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Among the most enduring ecological challenges is an integrated theory explaining the latitudinal biodiversity gradient, including discrepancies observed at different spatial scales. Analysis of Reef Life Survey data for 4127 marine species at 2406 coral and rocky sites worldwide confirms that the total ecoregion richness peaks in low latitudes, near +15°N and −15°S. However, although richness at survey sites is maximal near the equator for vertebrates, it peaks at high latitudes for large mobile invertebrates. Site richness for different groups is dependent on abundance, which is in turn correlated with temperature for fishes and nutrients for macroinvertebrates. We suggest that temperature-mediated fish predation and herbivory have constrained mobile macroinvertebrate diversity at the site scale across the tropics. Conversely, at the ecoregion scale, richness responds positively to coral reef area, highlighting potentially huge global biodiversity losses with coral decline. Improved conservation outcomes require management frameworks, informed by hierarchical monitoring, that cover differing site- and regional-scale processes across diverse taxa, including attention to invertebrate species, which appear disproportionately threatened by warming seas.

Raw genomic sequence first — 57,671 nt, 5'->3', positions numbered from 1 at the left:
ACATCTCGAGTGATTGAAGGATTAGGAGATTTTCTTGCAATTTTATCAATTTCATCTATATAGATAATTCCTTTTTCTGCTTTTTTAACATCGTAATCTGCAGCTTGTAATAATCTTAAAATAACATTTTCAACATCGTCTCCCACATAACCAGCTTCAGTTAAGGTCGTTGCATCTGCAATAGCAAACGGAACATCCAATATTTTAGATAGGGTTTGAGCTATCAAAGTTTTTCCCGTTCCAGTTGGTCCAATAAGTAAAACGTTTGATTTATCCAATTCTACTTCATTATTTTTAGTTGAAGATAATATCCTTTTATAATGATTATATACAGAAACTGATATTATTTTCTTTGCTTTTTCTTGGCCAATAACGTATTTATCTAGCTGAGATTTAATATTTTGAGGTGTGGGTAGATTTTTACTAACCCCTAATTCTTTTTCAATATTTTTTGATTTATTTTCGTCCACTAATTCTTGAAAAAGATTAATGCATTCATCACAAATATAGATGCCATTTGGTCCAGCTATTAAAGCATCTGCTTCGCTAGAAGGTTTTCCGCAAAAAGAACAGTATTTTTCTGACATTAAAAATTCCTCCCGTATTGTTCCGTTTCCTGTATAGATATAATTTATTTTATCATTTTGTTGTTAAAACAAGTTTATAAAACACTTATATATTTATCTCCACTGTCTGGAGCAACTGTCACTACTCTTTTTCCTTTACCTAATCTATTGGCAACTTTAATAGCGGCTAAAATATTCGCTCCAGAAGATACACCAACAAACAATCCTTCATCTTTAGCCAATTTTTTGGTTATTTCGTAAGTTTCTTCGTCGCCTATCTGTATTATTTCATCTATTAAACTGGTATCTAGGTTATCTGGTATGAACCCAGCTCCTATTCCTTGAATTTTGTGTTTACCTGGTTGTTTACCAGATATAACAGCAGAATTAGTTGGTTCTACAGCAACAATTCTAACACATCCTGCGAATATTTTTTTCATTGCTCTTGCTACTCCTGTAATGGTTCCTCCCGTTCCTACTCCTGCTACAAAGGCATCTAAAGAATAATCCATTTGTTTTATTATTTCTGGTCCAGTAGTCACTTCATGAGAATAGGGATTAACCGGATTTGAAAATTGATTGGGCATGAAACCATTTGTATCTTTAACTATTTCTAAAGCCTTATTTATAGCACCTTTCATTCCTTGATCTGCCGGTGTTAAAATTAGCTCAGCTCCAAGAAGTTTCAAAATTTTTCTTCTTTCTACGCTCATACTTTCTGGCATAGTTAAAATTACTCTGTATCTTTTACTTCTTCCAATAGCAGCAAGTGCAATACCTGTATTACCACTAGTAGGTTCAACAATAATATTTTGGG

Research news | 2018-01-18
New book on the evolution of social innovation and how to make them more transformative
Research news | 2018-01-16
Official aid for oceans and fisheries in developing world drops by 30%
General news | 2018-01-15
Executive director Johan Röckstrom will discuss the "carbon law" and researcher Maja Schlüter will discuss “amplifying feedbacks” that make it more difficult for people to change their behaviour
Research news | 2017-12-29
Why university campuses play a pivotal role in promoting sustainable development
Research news | 2017-12-21
New study looks at whether marine plastic pollution should be considered as a component of chemical pollutants in planetary boundaries framework
Research news | 2017-12-19
Will lead new new Advisory Committee together with Leena Srivastava, Vice Chancellor of TERI School of Advanced Studies, India